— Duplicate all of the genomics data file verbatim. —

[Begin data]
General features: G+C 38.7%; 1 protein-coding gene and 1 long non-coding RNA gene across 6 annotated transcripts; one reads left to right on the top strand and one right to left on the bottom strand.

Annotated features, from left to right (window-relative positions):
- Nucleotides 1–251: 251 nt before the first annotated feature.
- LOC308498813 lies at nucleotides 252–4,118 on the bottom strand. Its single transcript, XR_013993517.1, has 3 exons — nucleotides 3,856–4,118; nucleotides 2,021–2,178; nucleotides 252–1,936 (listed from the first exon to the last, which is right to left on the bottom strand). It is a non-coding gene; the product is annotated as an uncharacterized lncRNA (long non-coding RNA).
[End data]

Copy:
General features: G+C 38.7%; 1 protein-coding gene and 1 long non-coding RNA gene across 6 annotated transcripts; one reads left to right on the top strand and one right to left on the bottom strand.

Annotated features, from left to right (window-relative positions):
- Nucleotides 1–251: 251 nt before the first annotated feature.
- LOC308498813 lies at nucleotides 252–4,118 on the bottom strand. Its single transcript, XR_013993517.1, has 3 exons — nucleotides 3,856–4,118; nucleotides 2,021–2,178; nucleotides 252–1,936 (listed from the first exon to the last, which is right to left on the bottom strand). It is a non-coding gene; the product is annotated as an uncharacterized lncRNA (long non-coding RNA).